Twice in the past few weeks, my train of thought has been hijacked by hope.
I am not by nature pessimistic. But for a while now my mood about America's prospects has been grim. Big money has swamped our politics. Power has been concentrated into fewer and fewer hands. Extremism has been mainstreamed. Fact-based reality has increasingly little bearing on public discourse. Institutions like education, the media and self-governance have grown sclerotic, pernicious and dysfunctional. Faced with looming catastrophes like climate change, we're - oh, hell, there I go again, talking myself out onto a ledge.
But two recent events unexpectedly heartened me, and that they happened in the runup to the Fourth of July has not been lost on me.
The first took place at the John F. Kennedy Center in Washington, D.C. It was a 90th birthday celebration for Norman Lear - a legendary entertainer and a true patriot. He and his wife Lyn are extraordinarily generous. Among their gifts: the endowed chair at USC that I hold, and the grant that launched the Norman Lear Center there, which I direct. I have no doubt that I'd love and admire Norman even if I didn't know him; millions of people do. His energy, acuity and ambition at 90 are awesome. But watching him reach this milestone at the Kennedy Center wasn't what made my face wet.
Though Norman was lovingly fêted that evening, he threw the night's brightest spotlight on the Young Elected Officials network of People for the American Way - 160 community leaders from across the country, all under 35, all driven by a vision of freedom, fairness and opportunity. It was when four of them took the stage to tell their stories that my waterworks began. From Florida, Andrew Gillum, who at 23 became the youngest person ever elected to the Tallahassee City Commission. From South Dakota, Angie Buhl, elected at 25 to the state Senate, the first openly LGBT member of the legislature. From Minnesota, Melvin Carter, elected 10 years out of high school to the Saint Paul City Council. From Vermont, Kesha Ram, who knocked on all the doors in her district twice, and at 22 was elected as the youngest member and the only person of color in the state's House of Representatives.
Their courage to run for office put my moaning about oligarchs and plutocrats into perspective. Their idealism was like kryptonite to Super PACs. When I saw Angie Buhl in the elevator, and told her what a powerful impression she made, she said, "You know, it could have been any one of us up there, and you'd have felt the same way." One-hundred-sixty reasons in that room -- and 700 of them across the country -- to be hopeful about America.
The other event that melted me happened in the least likely place - the ballroom of the Beverly Hills Hotel. I've lost count of the number of benefits I've attended in that room - all worthy causes, all of whose programs I wanted to flee. But this fundraiser for the Thirst Project was different: I didn't want the program to end.
Five years ago, a teenager from Indiana named Seth Maxwell saw a photo taken by a friend of a misery-afflicted child in Uganda. We've all seen pictures like that; we've all been heartsick and overwhelmed by them. But it wasn't futility that gripped Seth; it was determination, against all odds, to prevent that suffering.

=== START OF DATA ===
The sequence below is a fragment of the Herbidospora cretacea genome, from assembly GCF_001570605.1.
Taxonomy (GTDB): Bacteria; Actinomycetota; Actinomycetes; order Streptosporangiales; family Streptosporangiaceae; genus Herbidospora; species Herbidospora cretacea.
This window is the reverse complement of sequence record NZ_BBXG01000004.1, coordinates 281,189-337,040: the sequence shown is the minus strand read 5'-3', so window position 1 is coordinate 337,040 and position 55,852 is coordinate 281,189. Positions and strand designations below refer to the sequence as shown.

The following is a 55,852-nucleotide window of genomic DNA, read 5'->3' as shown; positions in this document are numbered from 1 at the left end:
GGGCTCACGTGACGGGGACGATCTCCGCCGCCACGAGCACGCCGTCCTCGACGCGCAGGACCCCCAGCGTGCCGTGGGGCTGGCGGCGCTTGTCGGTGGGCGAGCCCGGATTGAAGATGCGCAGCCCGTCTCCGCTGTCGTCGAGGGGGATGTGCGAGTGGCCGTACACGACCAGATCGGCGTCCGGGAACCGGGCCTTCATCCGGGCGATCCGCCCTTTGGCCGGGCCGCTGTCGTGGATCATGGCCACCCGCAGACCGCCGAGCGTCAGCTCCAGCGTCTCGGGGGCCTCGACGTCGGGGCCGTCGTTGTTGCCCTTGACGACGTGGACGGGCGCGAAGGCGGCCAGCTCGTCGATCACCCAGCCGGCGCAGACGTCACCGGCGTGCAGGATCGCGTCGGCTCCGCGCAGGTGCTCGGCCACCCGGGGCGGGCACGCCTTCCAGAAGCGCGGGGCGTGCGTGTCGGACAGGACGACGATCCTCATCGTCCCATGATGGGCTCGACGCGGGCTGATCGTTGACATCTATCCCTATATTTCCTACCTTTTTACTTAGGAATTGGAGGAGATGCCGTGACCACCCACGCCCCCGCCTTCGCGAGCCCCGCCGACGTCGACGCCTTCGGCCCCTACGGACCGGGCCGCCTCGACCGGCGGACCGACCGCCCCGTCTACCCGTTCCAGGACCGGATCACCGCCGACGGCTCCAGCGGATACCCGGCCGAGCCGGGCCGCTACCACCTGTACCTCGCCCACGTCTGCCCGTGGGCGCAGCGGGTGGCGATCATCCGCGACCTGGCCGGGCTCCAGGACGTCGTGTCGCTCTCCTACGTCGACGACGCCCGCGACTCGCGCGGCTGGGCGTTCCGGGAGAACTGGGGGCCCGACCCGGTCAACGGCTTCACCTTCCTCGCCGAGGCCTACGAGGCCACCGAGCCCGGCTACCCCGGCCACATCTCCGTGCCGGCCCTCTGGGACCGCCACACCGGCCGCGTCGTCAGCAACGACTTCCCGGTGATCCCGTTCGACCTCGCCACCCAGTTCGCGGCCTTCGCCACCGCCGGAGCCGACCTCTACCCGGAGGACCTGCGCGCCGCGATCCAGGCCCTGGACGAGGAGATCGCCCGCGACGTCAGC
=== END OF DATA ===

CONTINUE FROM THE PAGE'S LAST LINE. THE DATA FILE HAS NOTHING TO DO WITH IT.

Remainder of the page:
For months he learned everything he could about the root cause of that child's misery: water. He found out that a billion people lack access to safe drinking water and adequate sanitation. Eighty percent of the world's diseases result from drinking contaminated water; every day, 4,400 children die from those diseases. The long trek to collect water exhausts the girls who do it, keeps them from school and locks them and their families in poverty. The tools of community development - health, education, agriculture, micro-finance - all depend on solving the problem of water.
"As a 19-year-old college student living in one of the most expensive cities in the world with absolutely no money," Seth recalled, "all I could think was, 'What can one person really do?' I didn't really know, but I couldn't live with this new knowledge inside of me and not act." So he rounded up seven college friends, they pooled all their money - 70 bucks! - to buy water bottles and they took to Hollywood Boulevard to persuade anyone who'd listen that water was life. Seventy dollars became $1,700 in donations. They used it to rehabilitate a well in Africa. Their passion led schools and churches to ask them to come speak, and in a month they'd raised $12,000.
So ThirstProject.org was launched. Today they travel to middle schools, high schools and campuses throughout the country, empowering people their age to hold fundraisers of their own. In four years they raised $2.6 million and funded projects bringing water to 100,000 people in Africa, India and Latin America. They built a board that pays all their overhead costs, which means that 100 percent of donations goes to water projects. They acquired corporate sponsors. They convinced rising Hollywood stars to embrace their cause. And last week, in a Beverly Hills ballroom, they evangelized for clean, safe water and raised nearly $200,000 more.
That glass-half-full thing isn't some random metaphor about the future. Seth Maxwell radiates optimism. His charisma, like the mojo of the Young Elected Officials, comes from belief in a better world - the same values that inspired our Founders to pledge their lives, their fortunes and their sacred honor.
In an ironic age, idealism is scarce; in a new Gilded Age, it's fragile. But it's the muscular idealism abounding in a new American generation that got me down from my ledge.
No, not down. I'm flying.
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